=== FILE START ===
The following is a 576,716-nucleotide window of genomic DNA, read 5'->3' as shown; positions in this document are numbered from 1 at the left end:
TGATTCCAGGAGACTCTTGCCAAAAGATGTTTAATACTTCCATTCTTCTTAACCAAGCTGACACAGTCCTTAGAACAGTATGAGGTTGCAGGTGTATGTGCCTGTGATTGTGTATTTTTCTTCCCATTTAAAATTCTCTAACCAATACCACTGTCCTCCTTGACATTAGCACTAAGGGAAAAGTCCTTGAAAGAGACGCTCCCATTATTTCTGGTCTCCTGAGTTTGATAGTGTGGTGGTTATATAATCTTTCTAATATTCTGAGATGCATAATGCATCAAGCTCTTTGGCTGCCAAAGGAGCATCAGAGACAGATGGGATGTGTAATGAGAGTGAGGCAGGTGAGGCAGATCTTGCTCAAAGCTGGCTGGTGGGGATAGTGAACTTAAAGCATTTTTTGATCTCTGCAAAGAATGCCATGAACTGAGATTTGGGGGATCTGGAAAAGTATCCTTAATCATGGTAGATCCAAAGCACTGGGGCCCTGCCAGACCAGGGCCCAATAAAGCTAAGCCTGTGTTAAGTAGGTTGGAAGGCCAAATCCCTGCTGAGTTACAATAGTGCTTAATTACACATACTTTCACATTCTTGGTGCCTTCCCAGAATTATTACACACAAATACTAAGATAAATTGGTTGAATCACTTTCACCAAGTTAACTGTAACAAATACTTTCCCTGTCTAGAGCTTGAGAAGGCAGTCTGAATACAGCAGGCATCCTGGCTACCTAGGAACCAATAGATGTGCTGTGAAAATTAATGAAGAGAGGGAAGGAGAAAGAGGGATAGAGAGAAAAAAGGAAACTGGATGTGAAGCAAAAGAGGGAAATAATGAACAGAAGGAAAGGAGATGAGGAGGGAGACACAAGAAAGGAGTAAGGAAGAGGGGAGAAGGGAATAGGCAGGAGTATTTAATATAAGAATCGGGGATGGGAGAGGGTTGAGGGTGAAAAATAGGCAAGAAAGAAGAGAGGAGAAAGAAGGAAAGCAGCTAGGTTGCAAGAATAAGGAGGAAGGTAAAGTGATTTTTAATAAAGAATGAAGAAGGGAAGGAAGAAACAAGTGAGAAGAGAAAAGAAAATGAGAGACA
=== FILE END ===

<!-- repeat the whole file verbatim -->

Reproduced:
The following is a 576,716-nucleotide window of genomic DNA, read 5'->3' as shown; positions in this document are numbered from 1 at the left end:
TGATTCCAGGAGACTCTTGCCAAAAGATGTTTAATACTTCCATTCTTCTTAACCAAGCTGACACAGTCCTTAGAACAGTATGAGGTTGCAGGTGTATGTGCCTGTGATTGTGTATTTTTCTTCCCATTTAAAATTCTCTAACCAATACCACTGTCCTCCTTGACATTAGCACTAAGGGAAAAGTCCTTGAAAGAGACGCTCCCATTATTTCTGGTCTCCTGAGTTTGATAGTGTGGTGGTTATATAATCTTTCTAATATTCTGAGATGCATAATGCATCAAGCTCTTTGGCTGCCAAAGGAGCATCAGAGACAGATGGGATGTGTAATGAGAGTGAGGCAGGTGAGGCAGATCTTGCTCAAAGCTGGCTGGTGGGGATAGTGAACTTAAAGCATTTTTTGATCTCTGCAAAGAATGCCATGAACTGAGATTTGGGGGATCTGGAAAAGTATCCTTAATCATGGTAGATCCAAAGCACTGGGGCCCTGCCAGACCAGGGCCCAATAAAGCTAAGCCTGTGTTAAGTAGGTTGGAAGGCCAAATCCCTGCTGAGTTACAATAGTGCTTAATTACACATACTTTCACATTCTTGGTGCCTTCCCAGAATTATTACACACAAATACTAAGATAAATTGGTTGAATCACTTTCACCAAGTTAACTGTAACAAATACTTTCCCTGTCTAGAGCTTGAGAAGGCAGTCTGAATACAGCAGGCATCCTGGCTACCTAGGAACCAATAGATGTGCTGTGAAAATTAATGAAGAGAGGGAAGGAGAAAGAGGGATAGAGAGAAAAAAGGAAACTGGATGTGAAGCAAAAGAGGGAAATAATGAACAGAAGGAAAGGAGATGAGGAGGGAGACACAAGAAAGGAGTAAGGAAGAGGGGAGAAGGGAATAGGCAGGAGTATTTAATATAAGAATCGGGGATGGGAGAGGGTTGAGGGTGAAAAATAGGCAAGAAAGAAGAGAGGAGAAAGAAGGAAAGCAGCTAGGTTGCAAGAATAAGGAGGAAGGTAAAGTGATTTTTAATAAAGAATGAAGAAGGGAAGGAAGAAACAAGTGAGAAGAGAAAAGAAAATGAGAGACA